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Document Type

Campus-Only Access for Five (5) Years

Degree Name

Doctor of Philosophy (PhD)

Degree Program

Polymer Science and Engineering

Year Degree Awarded

Summer 2013

First Advisor

Thomas P. Russell

Subject Categories

Condensed Matter Physics | Engineering Physics | Mechanics of Materials | Polymer and Organic Materials | Statistical, Nonlinear, and Soft Matter Physics


This dissertation aims to broaden our understanding on wrinkling instabilities occurring on floating polymeric sheets, and tries to establish innovative methods that exploit these patterns in studies on material behavior and interfacial phenomena. We will address three major topics in this thesis including, i) characterization of the conditions required to buckle an annular disc, ii) characterization of wrinkles occurring around a droplet/bubble placed on a membrane that is kept taut at the liquid-air interface, and iii) using wrinkling patterns as a probe to understand the interfacial behavior and dynamics of ultrathin films.

The first project in this thesis is about a thin floating elastic disc wrinkled by a droplet cast at the center. First, we obtain a three dimensional map of the deformed surface using confocal fluorescent microscopy. Then, we study the identical films in an inverted geometry where an air bubble is in contact with the film from its underside. In this configuration, a high-resolution optical profilometer facilitated the topographical analysis, which provided the detailed elasto-capillary measures of the problem. Finally, we study the patterns as a function of boundary conditions and material properties, where physical properties of the sheet, such as molecular confinement and physical aging, also change the size and wavelength of the pattern.

The wrinkle patterns are also characterized in response to the change in surface tension of the bath liquid with the aid of a Langmuir Trough. This experimental set-up also facilitates the pattern formation on annular elastic discs, when variable peripheral forces create contraction within the film. Here, planar capillary forces dictate the controlled boundary conditions and probe a regime of deformation where the wrinkle length and the wavelength are empirically related. We should emphasize that the wrinkling of an annulus does not merely mimic the original droplet experiment, also leading to several remarkable discoveries. First, we observe that, in the studied thickness regime (e.g.the scaled extent and wavelength of wrinkles) observed for a range of thicknesses can be superimposed on another by displacing the data towards the hypothetical threshold required to wrinkle the zero-thickness sheet. We observe another thickness invariant phenomenon when the conditions of fold formation are found similar for films of identical annular aspect ratios.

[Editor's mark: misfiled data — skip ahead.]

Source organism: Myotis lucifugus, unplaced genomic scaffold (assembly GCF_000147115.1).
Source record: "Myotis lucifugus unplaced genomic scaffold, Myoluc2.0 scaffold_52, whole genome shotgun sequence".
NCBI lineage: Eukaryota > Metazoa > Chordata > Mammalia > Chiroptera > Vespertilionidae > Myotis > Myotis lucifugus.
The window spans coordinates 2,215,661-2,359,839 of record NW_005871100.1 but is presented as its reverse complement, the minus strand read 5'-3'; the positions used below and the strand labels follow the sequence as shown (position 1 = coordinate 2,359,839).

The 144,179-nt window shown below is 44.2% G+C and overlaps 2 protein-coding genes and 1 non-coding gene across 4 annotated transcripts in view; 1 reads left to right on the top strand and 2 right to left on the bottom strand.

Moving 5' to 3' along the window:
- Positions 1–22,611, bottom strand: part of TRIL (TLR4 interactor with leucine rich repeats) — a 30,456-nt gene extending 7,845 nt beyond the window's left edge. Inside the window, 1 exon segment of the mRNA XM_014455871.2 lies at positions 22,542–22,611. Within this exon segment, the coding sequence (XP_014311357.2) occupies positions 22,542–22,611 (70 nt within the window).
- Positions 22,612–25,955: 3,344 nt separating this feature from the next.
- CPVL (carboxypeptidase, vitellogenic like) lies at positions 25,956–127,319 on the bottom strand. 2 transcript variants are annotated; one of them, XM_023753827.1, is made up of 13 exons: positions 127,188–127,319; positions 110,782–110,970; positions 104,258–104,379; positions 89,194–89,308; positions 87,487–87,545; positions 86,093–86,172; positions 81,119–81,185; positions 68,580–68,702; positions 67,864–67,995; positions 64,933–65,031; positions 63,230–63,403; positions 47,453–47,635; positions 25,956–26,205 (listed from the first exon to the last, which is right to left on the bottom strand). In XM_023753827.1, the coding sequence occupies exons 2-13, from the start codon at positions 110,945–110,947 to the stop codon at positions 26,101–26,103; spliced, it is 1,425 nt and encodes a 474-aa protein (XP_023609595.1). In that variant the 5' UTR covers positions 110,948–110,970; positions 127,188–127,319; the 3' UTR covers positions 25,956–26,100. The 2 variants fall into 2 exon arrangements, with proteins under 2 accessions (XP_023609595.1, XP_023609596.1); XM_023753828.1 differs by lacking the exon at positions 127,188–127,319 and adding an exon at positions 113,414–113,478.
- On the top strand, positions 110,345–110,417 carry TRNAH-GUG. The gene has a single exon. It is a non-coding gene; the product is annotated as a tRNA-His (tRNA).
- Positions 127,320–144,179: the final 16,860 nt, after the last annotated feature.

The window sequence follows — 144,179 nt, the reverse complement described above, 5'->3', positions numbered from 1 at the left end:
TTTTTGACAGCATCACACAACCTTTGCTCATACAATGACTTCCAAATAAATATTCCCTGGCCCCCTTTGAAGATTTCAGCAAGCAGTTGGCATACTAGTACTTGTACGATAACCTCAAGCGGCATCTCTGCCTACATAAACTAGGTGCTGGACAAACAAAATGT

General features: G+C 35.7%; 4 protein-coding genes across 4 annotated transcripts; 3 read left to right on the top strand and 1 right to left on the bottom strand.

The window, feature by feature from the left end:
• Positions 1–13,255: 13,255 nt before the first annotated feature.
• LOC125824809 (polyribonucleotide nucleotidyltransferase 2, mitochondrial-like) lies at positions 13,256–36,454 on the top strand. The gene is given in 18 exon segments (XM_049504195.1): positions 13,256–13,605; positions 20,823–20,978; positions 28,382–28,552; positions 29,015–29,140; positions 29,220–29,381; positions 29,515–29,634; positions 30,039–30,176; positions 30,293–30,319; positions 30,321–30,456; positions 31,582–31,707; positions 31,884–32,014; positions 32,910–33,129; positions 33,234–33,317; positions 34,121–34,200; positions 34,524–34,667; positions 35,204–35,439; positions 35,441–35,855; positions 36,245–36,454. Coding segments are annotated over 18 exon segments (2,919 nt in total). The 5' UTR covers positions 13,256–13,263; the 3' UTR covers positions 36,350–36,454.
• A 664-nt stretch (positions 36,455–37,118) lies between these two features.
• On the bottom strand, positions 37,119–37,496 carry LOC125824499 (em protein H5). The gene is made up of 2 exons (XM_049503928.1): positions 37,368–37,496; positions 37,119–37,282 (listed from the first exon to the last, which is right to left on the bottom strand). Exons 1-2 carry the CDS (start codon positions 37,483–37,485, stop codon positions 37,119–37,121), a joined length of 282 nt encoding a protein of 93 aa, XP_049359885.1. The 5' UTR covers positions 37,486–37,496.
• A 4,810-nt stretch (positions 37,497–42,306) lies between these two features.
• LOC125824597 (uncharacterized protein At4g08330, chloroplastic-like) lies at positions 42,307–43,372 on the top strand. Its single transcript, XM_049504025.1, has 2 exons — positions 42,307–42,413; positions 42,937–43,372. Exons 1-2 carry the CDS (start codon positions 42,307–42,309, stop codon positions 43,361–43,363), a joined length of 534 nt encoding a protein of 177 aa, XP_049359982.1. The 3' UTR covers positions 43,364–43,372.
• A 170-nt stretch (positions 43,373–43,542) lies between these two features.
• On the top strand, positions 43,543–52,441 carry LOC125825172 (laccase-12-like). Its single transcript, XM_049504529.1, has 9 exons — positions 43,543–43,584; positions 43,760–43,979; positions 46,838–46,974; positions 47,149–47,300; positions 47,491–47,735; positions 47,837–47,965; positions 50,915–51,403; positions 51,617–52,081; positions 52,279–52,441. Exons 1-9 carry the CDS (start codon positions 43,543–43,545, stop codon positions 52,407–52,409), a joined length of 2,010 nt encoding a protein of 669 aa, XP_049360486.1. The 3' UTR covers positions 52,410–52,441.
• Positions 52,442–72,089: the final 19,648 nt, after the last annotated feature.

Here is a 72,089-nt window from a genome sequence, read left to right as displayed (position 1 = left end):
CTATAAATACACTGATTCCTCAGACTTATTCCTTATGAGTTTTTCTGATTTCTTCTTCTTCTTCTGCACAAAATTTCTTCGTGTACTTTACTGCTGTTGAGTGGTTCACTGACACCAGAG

Finally, we study the time-dependent change in wrinkles forming on viscoelastic membranes. The dynamic behaviors of wrinkles are related to the rheological characteristics of polymer molecules of linear architecture confined into thicknesses comparable to their melt radius of gyration. In this study, we have found that the normalized size of wrinkles could be a measure of the stress and strain exerted by a droplet. We also have demonstrated that confinement significantly influences the dynamics of PS films. We close this chapter demonstrating that the wrinkling dynamics is related to the kinematics of the film under the droplet, and generally compares to the stress relaxation experiments performed on bulk samples.